5.4 Evaluation of PBL models compared to GABLS experiments and testing in meteorology and air quality models

Wednesday, 4 August 2010: 4:15 PM
Torrey's Peak I&II (Keystone Resort)
Jonathan E. Pleim, EPA, Research Triangle Park, NC; and R. Gilliam and J. Godowitch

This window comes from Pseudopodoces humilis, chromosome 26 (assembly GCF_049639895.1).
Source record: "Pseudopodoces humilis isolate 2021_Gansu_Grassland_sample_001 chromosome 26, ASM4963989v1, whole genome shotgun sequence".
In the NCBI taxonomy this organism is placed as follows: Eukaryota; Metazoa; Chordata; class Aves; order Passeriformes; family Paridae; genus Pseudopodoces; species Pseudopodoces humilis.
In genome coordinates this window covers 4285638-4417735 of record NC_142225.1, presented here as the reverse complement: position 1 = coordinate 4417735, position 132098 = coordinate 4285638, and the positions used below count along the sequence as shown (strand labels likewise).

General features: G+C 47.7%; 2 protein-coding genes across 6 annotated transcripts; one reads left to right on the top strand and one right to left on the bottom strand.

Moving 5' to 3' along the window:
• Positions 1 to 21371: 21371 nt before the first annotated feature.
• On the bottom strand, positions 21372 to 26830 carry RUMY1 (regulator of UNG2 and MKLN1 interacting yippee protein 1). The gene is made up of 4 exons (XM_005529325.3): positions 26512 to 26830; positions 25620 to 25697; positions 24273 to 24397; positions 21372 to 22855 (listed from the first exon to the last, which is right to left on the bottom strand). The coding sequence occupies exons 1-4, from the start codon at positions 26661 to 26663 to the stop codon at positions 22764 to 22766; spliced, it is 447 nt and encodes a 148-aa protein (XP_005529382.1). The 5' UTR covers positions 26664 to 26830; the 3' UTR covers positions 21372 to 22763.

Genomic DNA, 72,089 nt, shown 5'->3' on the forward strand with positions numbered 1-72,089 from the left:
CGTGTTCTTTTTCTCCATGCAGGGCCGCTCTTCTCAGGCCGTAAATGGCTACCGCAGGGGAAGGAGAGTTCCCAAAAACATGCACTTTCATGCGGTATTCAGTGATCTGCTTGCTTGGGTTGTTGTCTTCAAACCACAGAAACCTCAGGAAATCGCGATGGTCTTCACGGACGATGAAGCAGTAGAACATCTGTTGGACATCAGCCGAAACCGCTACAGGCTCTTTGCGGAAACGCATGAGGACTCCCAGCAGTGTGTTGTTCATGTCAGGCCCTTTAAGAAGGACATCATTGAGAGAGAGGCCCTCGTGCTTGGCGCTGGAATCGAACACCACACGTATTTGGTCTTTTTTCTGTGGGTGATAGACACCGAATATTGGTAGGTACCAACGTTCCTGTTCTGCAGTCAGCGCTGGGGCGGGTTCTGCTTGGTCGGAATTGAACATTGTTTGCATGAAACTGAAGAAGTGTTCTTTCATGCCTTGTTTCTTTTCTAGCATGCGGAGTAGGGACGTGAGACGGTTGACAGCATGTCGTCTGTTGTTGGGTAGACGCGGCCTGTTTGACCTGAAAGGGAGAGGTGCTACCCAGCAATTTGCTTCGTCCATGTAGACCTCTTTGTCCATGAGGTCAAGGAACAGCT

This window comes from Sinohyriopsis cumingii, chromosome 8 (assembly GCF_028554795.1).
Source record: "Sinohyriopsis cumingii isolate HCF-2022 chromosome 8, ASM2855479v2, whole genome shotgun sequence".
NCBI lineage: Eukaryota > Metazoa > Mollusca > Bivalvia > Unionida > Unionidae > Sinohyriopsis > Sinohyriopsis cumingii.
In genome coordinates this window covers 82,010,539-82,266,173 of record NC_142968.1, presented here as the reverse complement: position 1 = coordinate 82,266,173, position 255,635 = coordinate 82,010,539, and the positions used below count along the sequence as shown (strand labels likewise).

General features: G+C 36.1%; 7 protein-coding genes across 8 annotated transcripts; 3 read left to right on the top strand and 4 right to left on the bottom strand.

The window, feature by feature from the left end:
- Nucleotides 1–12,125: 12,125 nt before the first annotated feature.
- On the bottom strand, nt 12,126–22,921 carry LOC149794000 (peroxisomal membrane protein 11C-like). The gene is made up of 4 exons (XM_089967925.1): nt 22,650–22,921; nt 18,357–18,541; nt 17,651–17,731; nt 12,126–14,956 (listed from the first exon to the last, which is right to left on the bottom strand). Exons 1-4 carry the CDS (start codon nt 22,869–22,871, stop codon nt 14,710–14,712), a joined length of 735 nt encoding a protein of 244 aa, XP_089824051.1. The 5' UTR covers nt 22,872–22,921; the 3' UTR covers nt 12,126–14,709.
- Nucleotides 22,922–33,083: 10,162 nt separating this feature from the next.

The GEWEX Atmospheric Boundary Layer Study (GABLS) has, thus far, involved three intercomparison experiments where large eddy simulations (LES) and single column models (SCM) have been compared to either idealized (GABLS1) or field experiment (GABLS2 and GABLS3) data. The Asymmetric Convective Model version 2 (ACM2), which is a first-order combined local and non-local closure model, has been one of many SCM that participated in the GABLS2 and GABLS3 intercomparisons. Hitherto, evaluation of the ACM2 has focused mostly on the convective boundary layer (CBL) where non-local transport by buoyant convective plumes is a key element. However, realistic representation of stable boundary layer (SBL) conditions, where the depth and intensity of turbulent mixing are much reduced, is also essential for accurate meteorology and air quality simulations. Modeling the magnitude, height and direction of nocturnal low level jets is particularly vital for accurate transport of pollutants over long distances at night. Thus, this study is focused on the evaluation and improvement of SBL modeling in the air quality modeling system that includes the Weather Research and Forecast (WRF) model and the Community Multiscale Air Quality (CMAQ) model. First, the currently implemented PBL model in both WRF and CMAQ (ACM2) is evaluated as part of the GABLS2 and GABLS3 imtercomparison experiments. Second, modified SBL algorithms are tested and evaluated through comparison to the GABLS1 experiment, which was an idealized weakly stable case in the arctic defined by an LES. Third, the modified SBL treatment is further evaluated for the GABLS3 experiment, which included a strong low level jet that was observed at the Cabauw meteorological tower, and compared to the current ACM2 implementation and the other SCM that participated in the GABLS3 intercomparison. Finally, the ACM2 with the modified SBL treatment is applied in the WRF and CMAQ models and evaluated over a regional modeling domain in the eastern US through comparison to radar wind profilers. These regional air quality model simulations are evaluated in terms of nocturnal long range transport.10-->
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